(MB) Surprise, surprise... Let's see what Americans really think when actually asked what they support. A Gallup poll conducted in December, 1997 asked the following question:
    "In order to avoid offending Americans who aren't Christians, do you think it's a good idea or a bad idea that references to the birth of Christ and Christmas be avoided in businesses, schools, and other public situations?"
    The poll found that 74% of Americans thought that this was a *bad* idea while only 20% thought that this was a good idea. In other words, three out of every four Americans thought that it was more important to inject Christianity into public venues than to respect the views of non-Christians. It is hard to defend such an attitude as being especially "tolerant".
    Let's also not forget that being condescending of a viewpoint that is not your own is not the same as true "tolerance". Also, "religious freedom" does not mean only the freedom to attend church anywhere you want to.



(R) Your opinions are easily demonstrated to be biased, merely by the fact you used stereotyping to condemn all religious believers for the words and actions of a few.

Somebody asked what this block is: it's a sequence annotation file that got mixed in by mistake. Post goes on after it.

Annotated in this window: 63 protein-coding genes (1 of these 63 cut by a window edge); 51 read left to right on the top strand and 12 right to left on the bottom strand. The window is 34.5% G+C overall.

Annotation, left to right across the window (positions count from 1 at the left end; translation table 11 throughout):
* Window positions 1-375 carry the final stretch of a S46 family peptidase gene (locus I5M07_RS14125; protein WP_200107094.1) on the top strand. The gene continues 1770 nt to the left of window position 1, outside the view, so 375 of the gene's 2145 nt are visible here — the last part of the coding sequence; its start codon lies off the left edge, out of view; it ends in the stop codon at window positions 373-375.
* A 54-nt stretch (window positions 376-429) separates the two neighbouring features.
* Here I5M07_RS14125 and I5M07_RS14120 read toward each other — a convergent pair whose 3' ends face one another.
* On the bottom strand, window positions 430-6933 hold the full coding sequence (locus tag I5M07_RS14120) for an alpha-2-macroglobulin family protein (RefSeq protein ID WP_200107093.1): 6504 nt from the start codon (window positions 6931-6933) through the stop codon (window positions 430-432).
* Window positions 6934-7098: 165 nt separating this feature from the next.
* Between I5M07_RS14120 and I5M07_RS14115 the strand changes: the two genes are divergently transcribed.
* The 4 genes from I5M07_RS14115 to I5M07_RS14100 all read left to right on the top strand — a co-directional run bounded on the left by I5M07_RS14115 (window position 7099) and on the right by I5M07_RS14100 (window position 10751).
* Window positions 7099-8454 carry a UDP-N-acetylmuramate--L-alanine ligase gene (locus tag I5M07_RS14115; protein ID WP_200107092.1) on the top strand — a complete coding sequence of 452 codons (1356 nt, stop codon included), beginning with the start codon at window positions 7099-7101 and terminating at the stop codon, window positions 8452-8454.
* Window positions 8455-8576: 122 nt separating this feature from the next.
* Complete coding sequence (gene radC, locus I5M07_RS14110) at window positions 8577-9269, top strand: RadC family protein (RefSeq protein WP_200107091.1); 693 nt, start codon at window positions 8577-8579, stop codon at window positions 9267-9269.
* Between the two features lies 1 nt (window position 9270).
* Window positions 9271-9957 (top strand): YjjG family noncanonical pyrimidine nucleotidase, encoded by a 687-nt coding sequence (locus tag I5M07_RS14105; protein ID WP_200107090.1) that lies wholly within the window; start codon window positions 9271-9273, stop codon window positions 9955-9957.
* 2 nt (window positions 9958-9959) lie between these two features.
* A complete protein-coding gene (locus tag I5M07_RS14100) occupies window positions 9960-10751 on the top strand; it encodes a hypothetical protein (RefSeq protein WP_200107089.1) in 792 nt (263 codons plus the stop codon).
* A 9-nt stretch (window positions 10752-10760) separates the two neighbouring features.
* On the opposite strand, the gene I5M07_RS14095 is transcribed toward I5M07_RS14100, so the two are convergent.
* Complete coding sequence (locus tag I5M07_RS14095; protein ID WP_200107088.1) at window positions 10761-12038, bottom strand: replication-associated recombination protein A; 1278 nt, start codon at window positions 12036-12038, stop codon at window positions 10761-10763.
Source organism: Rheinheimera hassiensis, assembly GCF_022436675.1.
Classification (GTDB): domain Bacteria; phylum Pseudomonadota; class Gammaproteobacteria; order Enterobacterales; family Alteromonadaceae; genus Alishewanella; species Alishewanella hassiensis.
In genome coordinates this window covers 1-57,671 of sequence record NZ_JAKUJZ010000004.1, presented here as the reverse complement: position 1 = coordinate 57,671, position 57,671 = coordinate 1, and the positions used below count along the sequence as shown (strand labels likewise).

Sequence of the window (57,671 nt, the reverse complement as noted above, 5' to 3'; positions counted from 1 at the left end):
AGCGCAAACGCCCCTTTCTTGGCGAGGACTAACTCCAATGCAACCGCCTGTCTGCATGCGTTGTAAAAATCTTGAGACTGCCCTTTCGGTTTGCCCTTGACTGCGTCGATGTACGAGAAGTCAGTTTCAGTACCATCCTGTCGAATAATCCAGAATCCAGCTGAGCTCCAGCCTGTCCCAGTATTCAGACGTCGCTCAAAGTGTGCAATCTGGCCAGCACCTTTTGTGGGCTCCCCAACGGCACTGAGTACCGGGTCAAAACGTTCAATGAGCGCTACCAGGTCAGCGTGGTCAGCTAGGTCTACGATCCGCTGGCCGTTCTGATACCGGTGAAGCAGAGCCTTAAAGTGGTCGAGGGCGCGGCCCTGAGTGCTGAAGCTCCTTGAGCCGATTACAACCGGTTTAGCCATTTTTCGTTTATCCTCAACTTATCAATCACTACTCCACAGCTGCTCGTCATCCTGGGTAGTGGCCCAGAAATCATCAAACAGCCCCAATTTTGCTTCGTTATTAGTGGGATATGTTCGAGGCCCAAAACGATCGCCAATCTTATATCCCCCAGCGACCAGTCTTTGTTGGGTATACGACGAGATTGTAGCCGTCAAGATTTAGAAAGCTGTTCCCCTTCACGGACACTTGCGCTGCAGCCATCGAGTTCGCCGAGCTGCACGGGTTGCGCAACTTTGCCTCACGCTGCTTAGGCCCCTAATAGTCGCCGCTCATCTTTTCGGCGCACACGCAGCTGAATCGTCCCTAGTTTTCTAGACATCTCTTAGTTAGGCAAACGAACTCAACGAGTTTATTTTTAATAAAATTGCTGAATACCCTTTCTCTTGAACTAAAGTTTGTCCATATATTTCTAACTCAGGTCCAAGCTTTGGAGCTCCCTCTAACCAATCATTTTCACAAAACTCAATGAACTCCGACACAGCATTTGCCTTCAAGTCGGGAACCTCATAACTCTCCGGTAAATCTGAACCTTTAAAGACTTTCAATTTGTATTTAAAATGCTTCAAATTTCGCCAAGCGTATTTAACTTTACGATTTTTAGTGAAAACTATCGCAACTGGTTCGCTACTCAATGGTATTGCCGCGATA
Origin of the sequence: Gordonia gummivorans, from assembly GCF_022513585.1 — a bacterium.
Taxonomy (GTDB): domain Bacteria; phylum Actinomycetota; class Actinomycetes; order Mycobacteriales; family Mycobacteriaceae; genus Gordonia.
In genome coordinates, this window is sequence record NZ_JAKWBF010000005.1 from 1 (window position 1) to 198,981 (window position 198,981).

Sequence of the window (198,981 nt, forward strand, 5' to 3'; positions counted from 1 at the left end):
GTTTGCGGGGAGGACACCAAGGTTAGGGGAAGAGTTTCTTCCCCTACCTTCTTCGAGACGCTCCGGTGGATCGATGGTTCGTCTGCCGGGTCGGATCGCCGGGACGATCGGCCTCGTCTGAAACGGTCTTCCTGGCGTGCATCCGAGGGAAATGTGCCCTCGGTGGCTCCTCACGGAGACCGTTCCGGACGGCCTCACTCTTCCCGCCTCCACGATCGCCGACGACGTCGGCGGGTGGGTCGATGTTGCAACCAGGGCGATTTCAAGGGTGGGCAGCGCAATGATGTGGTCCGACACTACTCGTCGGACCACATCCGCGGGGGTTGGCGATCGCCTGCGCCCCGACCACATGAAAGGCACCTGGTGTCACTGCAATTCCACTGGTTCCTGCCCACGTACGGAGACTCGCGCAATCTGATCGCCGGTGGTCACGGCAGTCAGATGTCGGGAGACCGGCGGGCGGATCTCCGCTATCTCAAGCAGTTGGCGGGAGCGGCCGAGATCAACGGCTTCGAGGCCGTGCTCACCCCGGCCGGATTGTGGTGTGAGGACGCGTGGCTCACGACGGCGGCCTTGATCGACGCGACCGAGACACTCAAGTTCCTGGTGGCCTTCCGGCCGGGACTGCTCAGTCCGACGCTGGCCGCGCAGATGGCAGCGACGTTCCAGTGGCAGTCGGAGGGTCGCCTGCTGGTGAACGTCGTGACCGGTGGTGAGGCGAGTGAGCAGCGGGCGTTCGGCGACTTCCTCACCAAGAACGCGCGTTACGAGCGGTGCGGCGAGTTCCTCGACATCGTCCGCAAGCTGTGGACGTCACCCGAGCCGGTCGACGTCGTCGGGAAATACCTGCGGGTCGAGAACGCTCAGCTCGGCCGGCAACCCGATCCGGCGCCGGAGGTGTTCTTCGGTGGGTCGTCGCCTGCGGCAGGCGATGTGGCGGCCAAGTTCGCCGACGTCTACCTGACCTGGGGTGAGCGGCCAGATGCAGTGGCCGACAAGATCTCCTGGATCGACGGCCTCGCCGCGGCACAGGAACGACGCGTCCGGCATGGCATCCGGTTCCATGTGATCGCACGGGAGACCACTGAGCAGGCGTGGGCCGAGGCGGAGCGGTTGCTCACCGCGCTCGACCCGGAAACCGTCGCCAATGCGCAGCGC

(MB) You, of course, dispute such a thing by using examples of fringe groups and small minority sects to defend your opinion of the mainstream of your religion rather than demonstrating how that mainstream differs from how it is depicted.
    My opinions have been supported by facts and concrete examples -- which is the antithesis of "bias". Yours, on the other hand, offer up only minor sidebar examples that are not indicative of the whole and continue to receive your steadfast support even when refuted. Which approach smacks more of "bias"?



(R) A statement that 90 percent of Christians support religious freedom and tolerance isn't relevant to a debate about whether or not religious believers are tolerant? Come on, get real.
(MB) The debate was about concrete examples of which religions actually support the sort of religious freedom and tolerance that you posit. The only examples you managed to scrape up constitute less than 1% of Christians even if we make the dubious assumption that all members of those small groups believe as you say they do.
    So, yes, your claim of "90% support" isn't relevant if you can't account for more than 1% by definite example.



(R) As for the majority of Christians supporting freedom from religion, yes, of course they do. I certainly do.